You get the website you deserve. Your website instantly tells your customer about your brand and culture.

Are you an organization that is genuinely customer centric and likes to serve? If you are then your website will be focused on allowing your customers to complete their tasks as quickly and easily as possible. Even if your organization is complex, your website will be simple, because you will work hard to hide your internal complexity.

Are you an organization that thrives on control and hierarchy? Then your website will be all tell and sell. It will be all about telling customers what you want them to hear, about selling them what you want to sell them. It will be about messaging, communications, PR and marketing.

Is your organization overflowing with vanity and ego? Then your website will be full of pictures of managers shaking hands. It will be fully of glossy images of attractive actors pretending to be happy customers. It will be full of meaningless jargon and you will constantly be telling your customers how much you care about them.

The ironic thing is that if you are an ego-driven organization, the message you’re actually communicating on your website is the exact opposite of what is good for the ego. Your customers think you’re all about marketing and PR. They think you’re vain and arrogant. They think you’re old school, outdated. But worst of all, they think you’re useless, because you’re hiding the useful stuff behind a wall of propaganda gunk.

Recently, I had a communicator explain to me that what he wanted to do was tell customers how good the organization was, how customer centric it was, how committed to its customers it was. In his mind, if he told the story well, the customer would believe it because it was a great story, not because it was actually true or not.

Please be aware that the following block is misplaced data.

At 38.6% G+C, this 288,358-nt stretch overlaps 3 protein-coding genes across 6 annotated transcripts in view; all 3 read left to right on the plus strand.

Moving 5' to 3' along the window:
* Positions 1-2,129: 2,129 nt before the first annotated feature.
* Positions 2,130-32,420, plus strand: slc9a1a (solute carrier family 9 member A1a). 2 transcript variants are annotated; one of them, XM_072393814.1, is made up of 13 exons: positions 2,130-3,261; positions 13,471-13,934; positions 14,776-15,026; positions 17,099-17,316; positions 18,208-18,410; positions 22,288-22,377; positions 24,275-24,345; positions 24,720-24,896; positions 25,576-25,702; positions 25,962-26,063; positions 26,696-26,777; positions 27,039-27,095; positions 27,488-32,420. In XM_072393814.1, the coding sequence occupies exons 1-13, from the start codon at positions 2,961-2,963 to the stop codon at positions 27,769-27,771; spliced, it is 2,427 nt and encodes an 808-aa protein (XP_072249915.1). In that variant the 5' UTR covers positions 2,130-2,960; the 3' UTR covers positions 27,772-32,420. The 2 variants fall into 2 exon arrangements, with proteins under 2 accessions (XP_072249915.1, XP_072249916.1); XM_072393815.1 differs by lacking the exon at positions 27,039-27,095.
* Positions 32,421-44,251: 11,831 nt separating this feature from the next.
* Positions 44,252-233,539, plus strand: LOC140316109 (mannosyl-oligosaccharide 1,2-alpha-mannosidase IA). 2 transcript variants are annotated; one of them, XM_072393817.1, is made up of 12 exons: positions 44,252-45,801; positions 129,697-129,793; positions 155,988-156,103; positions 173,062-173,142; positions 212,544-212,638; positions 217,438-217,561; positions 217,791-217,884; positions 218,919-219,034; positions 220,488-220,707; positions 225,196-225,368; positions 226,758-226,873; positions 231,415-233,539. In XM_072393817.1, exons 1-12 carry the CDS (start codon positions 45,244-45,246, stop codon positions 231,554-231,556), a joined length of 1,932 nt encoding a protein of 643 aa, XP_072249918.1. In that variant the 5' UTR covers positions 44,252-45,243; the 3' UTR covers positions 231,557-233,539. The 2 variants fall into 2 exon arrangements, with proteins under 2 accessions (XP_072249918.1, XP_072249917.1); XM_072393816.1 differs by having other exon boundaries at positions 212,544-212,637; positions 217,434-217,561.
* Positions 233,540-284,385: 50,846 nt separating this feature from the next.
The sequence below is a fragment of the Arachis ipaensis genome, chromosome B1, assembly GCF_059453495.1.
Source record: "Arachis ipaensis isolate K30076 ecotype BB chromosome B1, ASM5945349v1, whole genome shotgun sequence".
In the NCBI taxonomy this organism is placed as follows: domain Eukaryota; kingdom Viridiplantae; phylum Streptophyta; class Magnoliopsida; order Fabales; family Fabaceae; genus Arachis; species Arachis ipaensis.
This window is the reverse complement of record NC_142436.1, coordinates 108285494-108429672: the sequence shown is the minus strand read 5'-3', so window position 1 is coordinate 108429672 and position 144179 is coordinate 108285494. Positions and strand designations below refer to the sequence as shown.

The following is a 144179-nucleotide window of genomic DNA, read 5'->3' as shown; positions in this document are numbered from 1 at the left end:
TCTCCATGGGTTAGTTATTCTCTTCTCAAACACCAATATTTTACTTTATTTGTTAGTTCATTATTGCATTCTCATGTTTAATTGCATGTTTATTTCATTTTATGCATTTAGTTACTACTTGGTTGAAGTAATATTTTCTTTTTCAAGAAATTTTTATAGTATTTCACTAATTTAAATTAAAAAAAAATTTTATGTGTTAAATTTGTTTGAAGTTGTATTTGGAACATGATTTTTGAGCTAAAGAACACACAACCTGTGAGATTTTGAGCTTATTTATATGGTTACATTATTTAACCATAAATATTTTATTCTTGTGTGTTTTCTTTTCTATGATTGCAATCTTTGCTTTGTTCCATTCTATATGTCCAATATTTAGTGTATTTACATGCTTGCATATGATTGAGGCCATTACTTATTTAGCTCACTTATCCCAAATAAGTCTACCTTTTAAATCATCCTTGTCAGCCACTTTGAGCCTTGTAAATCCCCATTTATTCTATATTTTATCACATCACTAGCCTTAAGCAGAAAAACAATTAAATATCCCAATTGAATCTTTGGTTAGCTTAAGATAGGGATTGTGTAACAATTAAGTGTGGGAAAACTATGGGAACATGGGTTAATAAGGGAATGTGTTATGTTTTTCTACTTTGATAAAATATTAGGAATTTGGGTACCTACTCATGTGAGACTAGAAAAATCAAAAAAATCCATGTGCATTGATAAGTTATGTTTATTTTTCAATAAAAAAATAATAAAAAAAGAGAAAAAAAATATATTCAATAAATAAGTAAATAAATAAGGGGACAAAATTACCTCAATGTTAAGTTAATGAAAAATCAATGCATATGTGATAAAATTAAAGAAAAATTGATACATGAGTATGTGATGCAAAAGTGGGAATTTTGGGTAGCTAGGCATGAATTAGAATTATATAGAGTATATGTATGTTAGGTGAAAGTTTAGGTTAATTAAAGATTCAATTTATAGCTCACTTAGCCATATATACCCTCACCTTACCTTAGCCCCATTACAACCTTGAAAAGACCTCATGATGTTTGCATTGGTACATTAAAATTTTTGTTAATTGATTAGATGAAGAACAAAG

This thinking comes from the North Korean School of Communication. It should have been shut down years ago. Customers don’t trust organizations for a reason. For years they have been lied to and manipulated.

Let me give you a perfect example of old school communication thinking and why it has so undermined trust.

The Broadway Hotel in Blackpool, England, used to have this as a condition for their guests: “Despite the fact that repeat customers and couples love our hotel, your friends and family may not. For every bad review left on any website, the group organizer will be charged a maximum £100 per review. (About $156)”

Never be honest, always manipulate, always color and spin. "As part of our continuing commitment to customer service you will no longer be able to call us.” Tell customers how much you care about them as you overcharge them and deliver bad service.

The result? A huge decline in trust of both organizations and their management. Edelman Trust Barometer has found that customers will trust an employee before they will trust a CEO. In fact, more than half of employees don’t even trust their own CEOs, according to a recent report by Interaction Associates. And year after year it’s getting worse.

Communications and marketing needs a radical overhaul, and it begins with honesty, and a genuine focus on customer needs rather than organizational ego.